That’s the number of people who were forcibly displaced from their homes by conflict in 2015.
That’s the number of refugees there were in 2015.
Is the number of stateless people in 2015, people without access to healthcare, education, employment, and with no freedom of movement.
These are 2015 numbers; I suppose we don’t have accurate numbers for 2016 yet. They’re awfully big numbers to grasp. They boggle my imagination, and they may boggle yours too. Let’s try a smaller number.
We can do three.
That’s the number of refugees in today’s Gospel reading.
Jesus, Mary and Joseph were refugees.
They’d barely be reported on today, of course. Just another Middle-Eastern family caught in the tsunami waves of lost souls, thrown up by dictator upon brutal dictator. We’d blink and they’d be gone.
It wasn’t reported on then, either. There is no mention of the Slaughter of the Innocents outside of Matthew’s Gospel. Bethlehem has only been really well known since Jesus was born there. There are around 25000 people there now, but there were less than a thousand in the time of Jesus. ‘Royal David’s city’ was just a village then.
People did remember that great king David was born there, but you can only trade on your past glories for so long. David had been dead for a thousand years. The royal line was gone, crumbled into dust. It was supposed to last for ever. Where were David’s descendants now? Any that were still around were nobodies, like Joseph.
The dream of David’s line was dead among most people. There were those who kept fanning the flames of hope for a Messiah, but most had moved on.
And now we have three refugees. Joseph was descended from David. So what? The royal blood in his veins didn’t prevent him from being on the move, looking for a safe haven for his family.
He found it in the land of Israel’s ancient enemy. Egypt.
There are two ways we can go from here to really appreciate this story. Let’s briefly do both.
What was Matthew trying to say?
Matthew was painting a picture of Jesus as the fulfilment of Israel.
Joseph was guided by dreams, and went to Egypt. Matthew’s readers would have been immediately reminded of another Joseph, who also went down to Egypt and who rose in prominence because he could interpret pharaoh’s dreams.
They would recall a pharaoh who ordered that all baby boys were to be killed, just as Herod ordered the deaths of all children two and under. And they would have been reminded of another biblical hero who had escaped death as an infant, also in Egypt. I mean Moses, of course.
Jesus becomes the new Moses who will return from Egypt. In fact, Jesus is far greater than Moses! The first five books of the Bible—Genesis, Exodus, Leviticus, Numbers, Deuteronomy—are known as the Books of Moses. So, Matthew has arranged his gospel in five sections. In Matthew, Jesus is the giver of the new law.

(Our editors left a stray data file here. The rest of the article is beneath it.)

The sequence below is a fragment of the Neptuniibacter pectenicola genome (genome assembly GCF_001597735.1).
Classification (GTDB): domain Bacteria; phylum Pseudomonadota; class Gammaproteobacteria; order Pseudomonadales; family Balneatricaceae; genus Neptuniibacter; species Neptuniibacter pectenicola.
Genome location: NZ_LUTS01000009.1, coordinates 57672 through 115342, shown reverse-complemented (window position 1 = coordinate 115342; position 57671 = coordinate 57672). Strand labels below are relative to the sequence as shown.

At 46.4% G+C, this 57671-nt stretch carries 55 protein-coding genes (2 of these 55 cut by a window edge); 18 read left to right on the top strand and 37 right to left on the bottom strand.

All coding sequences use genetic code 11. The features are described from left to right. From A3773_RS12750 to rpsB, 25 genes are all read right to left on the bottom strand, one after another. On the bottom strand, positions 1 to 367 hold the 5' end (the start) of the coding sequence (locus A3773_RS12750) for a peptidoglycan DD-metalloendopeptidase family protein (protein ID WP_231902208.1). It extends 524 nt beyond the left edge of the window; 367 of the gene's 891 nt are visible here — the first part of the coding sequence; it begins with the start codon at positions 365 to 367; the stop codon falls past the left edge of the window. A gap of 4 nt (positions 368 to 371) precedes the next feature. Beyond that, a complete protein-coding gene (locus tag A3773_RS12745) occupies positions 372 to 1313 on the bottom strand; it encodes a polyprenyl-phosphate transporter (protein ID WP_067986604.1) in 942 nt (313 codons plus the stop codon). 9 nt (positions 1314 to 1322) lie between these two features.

I can’t stress enough that for Matthew, Jesus is the embodiment of all that God called Israel to be; all of Israel’s hopes find their fulfilment in Jesus.
That’s one way of reading this passage—reading it in Matthew’s context. It gives us a beautiful way of seeing the wonder of Jesus Christ.
We also have to read it in our 2017 context, a context that must take the reality of refugees on board.
That’s where we need those big numbers. Today more people are displaced from their homes by violence, and more people are refugees than ever before in history. The days are soon coming when we will have climate change refugees. Pacific Islands like Kiribati are facing this inevitability right now. They are sinking, and will one day be abandoned.
In a world like this, what does it mean that Jesus was a refugee?
We believe that Jesus fulfilled the hopes of Israel, and much more than Israel, the hopes of the world. As Immanuel, God with us, Jesus has fulfilled what it means to be a human being.
As we read in Hebrews, he has shared the basest and most degrading experiences of humanity so that we may have confidence in his power to give us courage and deliver us. One of these base experiences was to be a refugee.
See this ikon. It’s called Christ of Maryknoll, by Robert Lentz. It shows Christ looking longingly through barbed wire at those on the other side. It is available with many others of his ikons in Christ in the Margins.
Notice that he is the risen crucified Lord—the mark of the nails are in his hands.
Question: Which side of the wire is he on?
Is he standing with the refugees on the inside, looking out with them as their crucified risen Lord? If so, then he is with them as the least of his brothers and sisters (see Matthew 25.31–46). He is with them as our Lord too.
Or is he on the outside looking in at us? Are we in some self-imposed prison of prejudice or fear? Do our anxieties imprison us? Dare we step outside and meet with the Lord who was a refugee?
What could a Christian attitude be to asylum seekers, to refugees? It could be to see the face of Jesus in them. This would be the most faithful response we could make.
Instead, our country keeps them in detention centres or keeps them out of sight on Christmas Island, Manus or Nauru. News is hard to get and heavily censored. I wonder why?
And what will 2017 bring?
When we begin a new year, we do well to set our sights on Jesus. Jesus who fulfilled the story of Israel, Jesus who is crucified and risen, Jesus who bears the scars of the cross still, and calls us to follow.
As Broadwater Rd makes plans for 2017, how will we do that?